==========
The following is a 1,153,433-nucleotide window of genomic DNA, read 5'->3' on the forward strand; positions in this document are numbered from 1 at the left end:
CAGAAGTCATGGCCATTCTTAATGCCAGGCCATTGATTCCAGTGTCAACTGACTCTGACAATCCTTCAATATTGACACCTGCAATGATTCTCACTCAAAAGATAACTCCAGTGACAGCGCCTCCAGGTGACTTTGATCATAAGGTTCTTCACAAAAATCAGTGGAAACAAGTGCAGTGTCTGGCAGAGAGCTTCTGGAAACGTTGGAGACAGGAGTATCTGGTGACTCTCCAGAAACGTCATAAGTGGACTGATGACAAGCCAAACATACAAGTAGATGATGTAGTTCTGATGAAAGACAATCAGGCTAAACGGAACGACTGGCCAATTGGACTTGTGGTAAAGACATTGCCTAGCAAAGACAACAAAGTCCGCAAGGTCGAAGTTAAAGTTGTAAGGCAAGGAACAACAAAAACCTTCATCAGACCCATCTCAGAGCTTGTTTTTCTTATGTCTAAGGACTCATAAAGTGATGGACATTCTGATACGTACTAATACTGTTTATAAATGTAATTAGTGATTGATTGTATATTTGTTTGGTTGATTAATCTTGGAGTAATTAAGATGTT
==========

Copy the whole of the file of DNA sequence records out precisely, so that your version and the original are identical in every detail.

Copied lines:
The following is a 1,153,433-nucleotide window of genomic DNA, read 5'->3' on the forward strand; positions in this document are numbered from 1 at the left end:
CAGAAGTCATGGCCATTCTTAATGCCAGGCCATTGATTCCAGTGTCAACTGACTCTGACAATCCTTCAATATTGACACCTGCAATGATTCTCACTCAAAAGATAACTCCAGTGACAGCGCCTCCAGGTGACTTTGATCATAAGGTTCTTCACAAAAATCAGTGGAAACAAGTGCAGTGTCTGGCAGAGAGCTTCTGGAAACGTTGGAGACAGGAGTATCTGGTGACTCTCCAGAAACGTCATAAGTGGACTGATGACAAGCCAAACATACAAGTAGATGATGTAGTTCTGATGAAAGACAATCAGGCTAAACGGAACGACTGGCCAATTGGACTTGTGGTAAAGACATTGCCTAGCAAAGACAACAAAGTCCGCAAGGTCGAAGTTAAAGTTGTAAGGCAAGGAACAACAAAAACCTTCATCAGACCCATCTCAGAGCTTGTTTTTCTTATGTCTAAGGACTCATAAAGTGATGGACATTCTGATACGTACTAATACTGTTTATAAATGTAATTAGTGATTGATTGTATATTTGTTTGGTTGATTAATCTTGGAGTAATTAAGATGTT